19. The Influence of Genome and Cell Size on Brain Morphology in Amphibians.

    PubMed

    Roth, Gerhard; Walkowiak, Wolfgang

    2015-09-01

    In amphibians, nerve cell size is highly correlated with genome size, and increases in genome and cell size cause a retardation of the rate of development of nervous (as well as nonnervous) tissue leading to secondary simplification. This yields an inverse relationship between genome and cell size on the one hand and morphological complexity of the tectum mesencephali as the main visual center, the size of the torus semicircularis as the main auditory center, the size of the amphibian papilla as an important peripheral auditory structure, and the size of the cerebellum as a major sensorimotor center. Nervous structures developing later (e.g., torus and cerebellum) are more affected by secondary simplification than those that develop earlier (e.g., the tectum). This effect is more prominent in salamanders and caecilians than in frogs owing to larger genome and cells sizes in the former two taxa. We hypothesize that because of intragenomic evolutionary processes, important differences in brain morphology can arise independently of specific environmental selection. PMID:26261281

  20. Gia/Mthl5 is an aorta specific GPCR required for Drosophila heart tube morphology and normal pericardial cell positioning.

    PubMed

    Patel, Meghna V; Zhu, Jun-Yi; Jiang, Zhiping; Richman, Adam; VanBerkum, Mark F A; Han, Zhe

    2016-06-01

    G-protein signaling is known to be required for cell-cell contacts during the development of the Drosophila dorsal vessel. However, the identity of the G protein-coupled receptor (GPCR) that regulates this signaling pathway activity is unknown. Here we describe the identification of a novel cardiac specific GPCR, called Gia, for "GPCR in aorta". Gia is the only heart-specific GPCR identified in Drosophila to date and it is specifically expressed in cardioblasts that fuse at the dorsal midline to become the aorta. Gia is the only Drosophila gene so far identified for which expression is entirely restricted to cells of the aorta. Deletion of Gia led to a broken-hearted phenotype, characterized by pericardial cells dissociated from cardioblasts and abnormal distribution of cell junction proteins. Both phenotypes were similar to those observed in mutants of the heterotrimeric cardiac G proteins. Lack of Gia also led to defects in the alignment and fusion of cardioblasts in the aorta. Gia forms a protein complex with G-αo47A, the alpha subunit of the heterotrimeric cardiac G proteins and interacts genetically with G-αo47A during cardiac morphogenesis. Our study identified Gia as an essential aorta-specific GPCR that functions upstream of cardiac heterotrimeric G proteins and is required for morphological integrity of the aorta during heart tube formation. These studies lead to a redefinition of the bro phenotype, to encompass morphological integrity of the heart tube as well as cardioblast-pericardial cell spatial interactions. PMID:26994946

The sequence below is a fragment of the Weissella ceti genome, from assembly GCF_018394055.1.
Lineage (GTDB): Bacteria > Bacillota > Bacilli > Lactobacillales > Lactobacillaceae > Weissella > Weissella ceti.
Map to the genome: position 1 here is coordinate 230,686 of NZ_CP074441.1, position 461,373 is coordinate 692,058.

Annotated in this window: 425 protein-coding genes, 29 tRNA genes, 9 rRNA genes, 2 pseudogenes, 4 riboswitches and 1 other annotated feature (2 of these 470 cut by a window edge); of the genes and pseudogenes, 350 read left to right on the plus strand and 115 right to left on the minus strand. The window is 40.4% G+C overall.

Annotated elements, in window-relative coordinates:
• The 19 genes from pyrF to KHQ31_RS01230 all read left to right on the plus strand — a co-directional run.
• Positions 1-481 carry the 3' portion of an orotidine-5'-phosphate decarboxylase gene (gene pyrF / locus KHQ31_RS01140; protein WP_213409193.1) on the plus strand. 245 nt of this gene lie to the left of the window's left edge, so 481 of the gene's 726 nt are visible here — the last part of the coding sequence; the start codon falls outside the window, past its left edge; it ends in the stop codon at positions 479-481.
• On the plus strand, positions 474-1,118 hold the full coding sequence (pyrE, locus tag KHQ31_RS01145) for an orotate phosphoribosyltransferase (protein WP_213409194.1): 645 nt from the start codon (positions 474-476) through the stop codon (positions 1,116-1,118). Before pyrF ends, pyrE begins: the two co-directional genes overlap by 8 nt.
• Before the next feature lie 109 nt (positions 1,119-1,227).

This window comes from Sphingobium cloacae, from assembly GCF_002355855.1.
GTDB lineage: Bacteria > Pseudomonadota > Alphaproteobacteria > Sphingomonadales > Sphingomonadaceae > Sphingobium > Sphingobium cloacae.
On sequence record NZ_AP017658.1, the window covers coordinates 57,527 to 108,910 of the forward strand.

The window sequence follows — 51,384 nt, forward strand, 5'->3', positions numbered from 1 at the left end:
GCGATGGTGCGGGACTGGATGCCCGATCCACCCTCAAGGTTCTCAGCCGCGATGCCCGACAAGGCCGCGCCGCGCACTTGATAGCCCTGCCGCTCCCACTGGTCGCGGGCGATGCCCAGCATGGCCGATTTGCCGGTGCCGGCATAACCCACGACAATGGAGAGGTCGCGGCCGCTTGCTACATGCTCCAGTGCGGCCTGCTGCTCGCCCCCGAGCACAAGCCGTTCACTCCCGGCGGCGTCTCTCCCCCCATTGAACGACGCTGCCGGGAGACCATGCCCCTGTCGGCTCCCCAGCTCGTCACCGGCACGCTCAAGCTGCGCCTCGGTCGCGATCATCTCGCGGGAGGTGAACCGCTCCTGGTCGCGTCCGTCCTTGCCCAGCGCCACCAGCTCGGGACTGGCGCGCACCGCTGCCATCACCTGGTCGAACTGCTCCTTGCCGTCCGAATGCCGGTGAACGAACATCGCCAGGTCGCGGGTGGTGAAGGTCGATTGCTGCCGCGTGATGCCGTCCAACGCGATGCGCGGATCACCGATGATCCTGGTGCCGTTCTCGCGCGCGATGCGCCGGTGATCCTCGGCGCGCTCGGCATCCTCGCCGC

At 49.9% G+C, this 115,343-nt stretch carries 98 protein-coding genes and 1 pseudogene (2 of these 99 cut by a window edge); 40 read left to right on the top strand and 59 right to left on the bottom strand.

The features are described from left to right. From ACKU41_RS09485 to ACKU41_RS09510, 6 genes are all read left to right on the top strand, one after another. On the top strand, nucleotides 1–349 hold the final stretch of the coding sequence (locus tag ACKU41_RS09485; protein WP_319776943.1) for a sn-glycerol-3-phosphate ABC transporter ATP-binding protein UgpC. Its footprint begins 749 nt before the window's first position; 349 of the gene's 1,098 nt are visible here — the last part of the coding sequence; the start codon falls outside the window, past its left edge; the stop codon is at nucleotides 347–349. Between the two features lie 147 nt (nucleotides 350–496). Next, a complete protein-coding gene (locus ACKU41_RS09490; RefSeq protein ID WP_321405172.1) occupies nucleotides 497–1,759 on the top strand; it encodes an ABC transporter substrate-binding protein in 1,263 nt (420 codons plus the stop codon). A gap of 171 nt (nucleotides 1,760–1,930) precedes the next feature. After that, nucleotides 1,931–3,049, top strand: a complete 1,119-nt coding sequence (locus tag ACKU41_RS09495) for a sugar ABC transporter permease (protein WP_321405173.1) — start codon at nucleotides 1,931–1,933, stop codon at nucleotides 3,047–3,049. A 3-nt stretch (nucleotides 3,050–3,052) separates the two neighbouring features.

1. Dynamic changes in brewing yeast cells in culture revealed by statistical analyses of yeast morphological data.

    PubMed

    Ohnuki, Shinsuke; Enomoto, Kenichi; Yoshimoto, Hiroyuki; Ohya, Yoshikazu

    2014-03-01

    The vitality of brewing yeasts has been used to monitor their physiological state during fermentation. To investigate the fermentation process, we used the image processing software, CalMorph, which generates morphological data on yeast mother cells and bud shape, nuclear shape and location, and actin distribution. We found that 248 parameters changed significantly during fermentation. Successive use of principal component analysis (PCA) revealed several important features of yeast, providing insight into the dynamic changes in the yeast population. First, PCA indicated that much of the observed variability in the experiment was summarized in just two components: a change with a peak and a change over time. Second, PCA indicated the independent and important morphological features responsible for dynamic changes: budding ratio, nucleus position, neck position, and actin organization. Thus, the large amount of data provided by imaging analysis can be used to monitor the fermentation processes involved in beer and bioethanol production. PMID:24012106